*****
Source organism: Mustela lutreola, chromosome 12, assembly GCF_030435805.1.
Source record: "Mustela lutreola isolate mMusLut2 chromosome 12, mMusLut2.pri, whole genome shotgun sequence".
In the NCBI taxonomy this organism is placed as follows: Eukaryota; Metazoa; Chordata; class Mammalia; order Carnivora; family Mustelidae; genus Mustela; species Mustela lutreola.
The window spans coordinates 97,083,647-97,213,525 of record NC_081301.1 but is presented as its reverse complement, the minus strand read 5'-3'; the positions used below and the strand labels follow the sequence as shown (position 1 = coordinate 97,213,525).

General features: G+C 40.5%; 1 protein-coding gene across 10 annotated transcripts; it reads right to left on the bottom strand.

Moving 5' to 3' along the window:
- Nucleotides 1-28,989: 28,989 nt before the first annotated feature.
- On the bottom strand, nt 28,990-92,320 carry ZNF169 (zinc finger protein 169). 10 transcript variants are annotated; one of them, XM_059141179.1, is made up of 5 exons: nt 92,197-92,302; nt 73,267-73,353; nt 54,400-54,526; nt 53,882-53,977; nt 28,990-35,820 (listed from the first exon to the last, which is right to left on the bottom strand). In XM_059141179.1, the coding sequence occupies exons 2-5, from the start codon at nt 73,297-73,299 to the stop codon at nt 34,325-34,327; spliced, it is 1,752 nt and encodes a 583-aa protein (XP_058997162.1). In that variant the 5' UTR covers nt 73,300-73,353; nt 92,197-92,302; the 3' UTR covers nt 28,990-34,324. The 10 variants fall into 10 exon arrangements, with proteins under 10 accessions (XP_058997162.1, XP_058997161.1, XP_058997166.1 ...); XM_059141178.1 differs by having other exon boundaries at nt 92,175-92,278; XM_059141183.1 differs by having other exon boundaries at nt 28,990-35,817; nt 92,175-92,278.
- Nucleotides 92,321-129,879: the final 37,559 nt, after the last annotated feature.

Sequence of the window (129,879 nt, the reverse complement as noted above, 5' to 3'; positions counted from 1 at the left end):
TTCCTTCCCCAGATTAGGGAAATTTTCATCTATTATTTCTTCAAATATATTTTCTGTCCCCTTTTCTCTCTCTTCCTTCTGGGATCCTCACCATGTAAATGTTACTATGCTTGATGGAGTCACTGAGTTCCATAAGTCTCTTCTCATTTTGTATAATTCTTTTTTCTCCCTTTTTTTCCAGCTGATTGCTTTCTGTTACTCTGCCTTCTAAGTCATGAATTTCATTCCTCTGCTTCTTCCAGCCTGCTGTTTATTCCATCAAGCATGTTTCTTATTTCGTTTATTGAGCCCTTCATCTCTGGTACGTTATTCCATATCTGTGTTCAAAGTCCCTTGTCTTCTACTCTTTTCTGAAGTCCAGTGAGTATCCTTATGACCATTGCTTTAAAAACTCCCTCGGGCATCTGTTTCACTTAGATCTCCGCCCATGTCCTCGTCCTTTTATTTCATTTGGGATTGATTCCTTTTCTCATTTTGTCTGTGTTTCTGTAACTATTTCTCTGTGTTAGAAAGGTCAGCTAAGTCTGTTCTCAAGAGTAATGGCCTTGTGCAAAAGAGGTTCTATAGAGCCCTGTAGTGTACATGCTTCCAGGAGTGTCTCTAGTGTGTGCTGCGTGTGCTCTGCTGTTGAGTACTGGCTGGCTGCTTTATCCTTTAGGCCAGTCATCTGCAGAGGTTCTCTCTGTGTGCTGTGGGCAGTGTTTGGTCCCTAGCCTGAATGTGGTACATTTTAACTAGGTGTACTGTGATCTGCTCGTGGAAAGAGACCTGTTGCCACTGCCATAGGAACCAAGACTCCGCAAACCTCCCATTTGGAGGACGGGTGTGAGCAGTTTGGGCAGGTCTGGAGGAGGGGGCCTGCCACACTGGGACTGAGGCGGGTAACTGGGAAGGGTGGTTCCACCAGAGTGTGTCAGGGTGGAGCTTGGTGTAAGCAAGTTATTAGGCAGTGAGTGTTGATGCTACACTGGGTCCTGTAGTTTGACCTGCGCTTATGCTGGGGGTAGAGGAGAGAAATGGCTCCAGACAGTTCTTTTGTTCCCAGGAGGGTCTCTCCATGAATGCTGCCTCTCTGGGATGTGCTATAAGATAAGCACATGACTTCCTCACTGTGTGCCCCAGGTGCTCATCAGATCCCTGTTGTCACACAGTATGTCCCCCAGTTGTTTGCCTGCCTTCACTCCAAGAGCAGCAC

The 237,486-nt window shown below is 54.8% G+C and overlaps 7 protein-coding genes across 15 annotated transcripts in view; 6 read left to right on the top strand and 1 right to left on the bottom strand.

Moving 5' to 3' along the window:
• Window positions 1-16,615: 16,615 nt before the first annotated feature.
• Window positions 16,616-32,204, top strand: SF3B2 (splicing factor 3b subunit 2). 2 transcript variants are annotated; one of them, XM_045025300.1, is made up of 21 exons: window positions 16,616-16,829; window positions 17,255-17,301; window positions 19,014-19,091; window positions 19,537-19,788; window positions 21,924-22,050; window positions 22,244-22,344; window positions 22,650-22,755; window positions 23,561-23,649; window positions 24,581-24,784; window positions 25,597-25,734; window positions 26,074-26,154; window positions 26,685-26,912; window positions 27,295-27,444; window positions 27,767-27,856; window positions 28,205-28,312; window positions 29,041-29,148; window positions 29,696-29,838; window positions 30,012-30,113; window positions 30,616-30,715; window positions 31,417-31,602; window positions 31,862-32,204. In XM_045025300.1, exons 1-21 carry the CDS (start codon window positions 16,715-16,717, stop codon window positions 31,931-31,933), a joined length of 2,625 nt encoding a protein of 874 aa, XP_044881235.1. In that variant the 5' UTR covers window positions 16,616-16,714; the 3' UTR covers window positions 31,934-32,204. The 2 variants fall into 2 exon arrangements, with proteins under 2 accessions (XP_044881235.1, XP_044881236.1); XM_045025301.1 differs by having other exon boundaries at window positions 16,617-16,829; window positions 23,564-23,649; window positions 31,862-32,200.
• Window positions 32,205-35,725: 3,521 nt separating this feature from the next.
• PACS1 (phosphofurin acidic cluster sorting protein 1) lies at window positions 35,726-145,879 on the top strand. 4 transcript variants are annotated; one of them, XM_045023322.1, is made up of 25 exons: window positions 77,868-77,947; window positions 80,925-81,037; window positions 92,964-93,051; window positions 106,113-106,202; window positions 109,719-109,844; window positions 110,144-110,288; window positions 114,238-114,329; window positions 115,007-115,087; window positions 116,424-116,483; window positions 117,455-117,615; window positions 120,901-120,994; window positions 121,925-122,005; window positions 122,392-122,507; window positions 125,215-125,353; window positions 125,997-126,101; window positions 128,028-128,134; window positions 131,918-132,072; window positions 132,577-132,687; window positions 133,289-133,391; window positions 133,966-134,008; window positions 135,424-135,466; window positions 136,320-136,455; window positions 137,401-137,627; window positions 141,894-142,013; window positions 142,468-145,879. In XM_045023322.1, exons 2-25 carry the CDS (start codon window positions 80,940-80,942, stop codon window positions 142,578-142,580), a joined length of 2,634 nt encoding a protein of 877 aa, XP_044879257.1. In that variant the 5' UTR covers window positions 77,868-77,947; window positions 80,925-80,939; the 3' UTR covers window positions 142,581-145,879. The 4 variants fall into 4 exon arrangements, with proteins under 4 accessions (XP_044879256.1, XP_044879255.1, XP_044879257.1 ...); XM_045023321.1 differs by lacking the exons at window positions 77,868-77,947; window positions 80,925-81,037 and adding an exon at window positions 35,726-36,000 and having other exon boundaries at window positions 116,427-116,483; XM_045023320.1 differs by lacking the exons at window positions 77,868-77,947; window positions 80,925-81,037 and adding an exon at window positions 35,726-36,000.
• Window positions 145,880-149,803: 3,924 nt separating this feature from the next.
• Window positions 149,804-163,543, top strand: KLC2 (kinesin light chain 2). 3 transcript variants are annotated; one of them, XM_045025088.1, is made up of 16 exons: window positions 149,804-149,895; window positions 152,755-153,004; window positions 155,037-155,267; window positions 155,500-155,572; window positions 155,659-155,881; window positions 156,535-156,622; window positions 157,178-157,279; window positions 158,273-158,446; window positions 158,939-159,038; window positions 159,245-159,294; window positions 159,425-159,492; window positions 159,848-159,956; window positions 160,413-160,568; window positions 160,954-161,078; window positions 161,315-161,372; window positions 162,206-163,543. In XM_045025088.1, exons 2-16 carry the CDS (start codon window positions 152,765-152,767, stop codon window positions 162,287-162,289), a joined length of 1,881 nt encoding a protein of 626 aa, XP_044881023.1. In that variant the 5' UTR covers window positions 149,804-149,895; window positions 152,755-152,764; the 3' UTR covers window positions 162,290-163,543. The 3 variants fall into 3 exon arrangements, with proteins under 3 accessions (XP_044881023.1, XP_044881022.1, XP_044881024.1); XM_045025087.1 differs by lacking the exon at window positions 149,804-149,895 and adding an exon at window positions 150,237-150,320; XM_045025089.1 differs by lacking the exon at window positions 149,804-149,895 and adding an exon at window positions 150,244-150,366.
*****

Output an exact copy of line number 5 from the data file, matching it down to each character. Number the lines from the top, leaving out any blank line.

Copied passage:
General features: G+C 40.5%; 1 protein-coding gene across 10 annotated transcripts; it reads right to left on the bottom strand.